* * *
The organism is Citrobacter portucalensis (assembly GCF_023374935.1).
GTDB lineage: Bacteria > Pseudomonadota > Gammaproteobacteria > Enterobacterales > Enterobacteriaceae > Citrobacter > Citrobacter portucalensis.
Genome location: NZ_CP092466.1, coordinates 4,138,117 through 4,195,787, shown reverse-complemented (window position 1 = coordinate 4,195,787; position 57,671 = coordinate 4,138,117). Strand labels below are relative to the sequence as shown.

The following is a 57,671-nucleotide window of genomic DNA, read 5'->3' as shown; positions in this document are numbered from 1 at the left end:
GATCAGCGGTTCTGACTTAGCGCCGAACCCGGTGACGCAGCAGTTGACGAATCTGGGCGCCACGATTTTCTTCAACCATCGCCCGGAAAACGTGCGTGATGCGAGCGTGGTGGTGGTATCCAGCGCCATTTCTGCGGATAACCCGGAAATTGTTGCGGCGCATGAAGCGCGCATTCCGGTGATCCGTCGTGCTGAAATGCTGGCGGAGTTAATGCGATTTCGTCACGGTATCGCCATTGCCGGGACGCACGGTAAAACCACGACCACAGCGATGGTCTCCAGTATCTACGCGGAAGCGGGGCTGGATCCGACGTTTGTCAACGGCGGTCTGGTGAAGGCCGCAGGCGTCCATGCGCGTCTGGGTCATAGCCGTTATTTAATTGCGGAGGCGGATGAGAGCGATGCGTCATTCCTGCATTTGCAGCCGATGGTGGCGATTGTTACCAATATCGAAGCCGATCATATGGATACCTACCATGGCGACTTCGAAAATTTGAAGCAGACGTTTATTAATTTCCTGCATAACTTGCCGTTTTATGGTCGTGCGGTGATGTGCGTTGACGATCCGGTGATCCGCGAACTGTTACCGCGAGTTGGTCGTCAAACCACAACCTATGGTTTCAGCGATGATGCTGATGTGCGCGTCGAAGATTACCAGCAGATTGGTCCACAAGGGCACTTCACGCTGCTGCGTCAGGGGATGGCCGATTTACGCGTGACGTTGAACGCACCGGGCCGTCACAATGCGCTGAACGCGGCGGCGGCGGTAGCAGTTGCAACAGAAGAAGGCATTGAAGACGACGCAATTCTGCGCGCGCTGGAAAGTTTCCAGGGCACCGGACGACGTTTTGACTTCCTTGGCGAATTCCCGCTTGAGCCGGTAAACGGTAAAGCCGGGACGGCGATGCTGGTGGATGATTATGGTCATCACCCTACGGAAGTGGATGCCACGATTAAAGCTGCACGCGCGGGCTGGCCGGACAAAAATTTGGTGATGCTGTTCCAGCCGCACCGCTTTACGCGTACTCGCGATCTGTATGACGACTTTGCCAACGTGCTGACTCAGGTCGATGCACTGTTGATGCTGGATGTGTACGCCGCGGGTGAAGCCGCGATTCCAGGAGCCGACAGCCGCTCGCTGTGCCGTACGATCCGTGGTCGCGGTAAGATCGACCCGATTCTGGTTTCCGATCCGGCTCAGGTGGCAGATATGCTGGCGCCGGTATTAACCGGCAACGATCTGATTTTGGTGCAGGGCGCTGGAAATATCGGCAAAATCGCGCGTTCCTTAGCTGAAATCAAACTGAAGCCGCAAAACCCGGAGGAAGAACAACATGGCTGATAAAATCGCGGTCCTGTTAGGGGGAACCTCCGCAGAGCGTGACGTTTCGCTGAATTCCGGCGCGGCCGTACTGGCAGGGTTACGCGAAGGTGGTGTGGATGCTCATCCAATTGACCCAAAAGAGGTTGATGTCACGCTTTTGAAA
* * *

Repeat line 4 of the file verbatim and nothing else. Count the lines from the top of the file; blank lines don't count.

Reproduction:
The following is a 57,671-nucleotide window of genomic DNA, read 5'->3' as shown; positions in this document are numbered from 1 at the left end: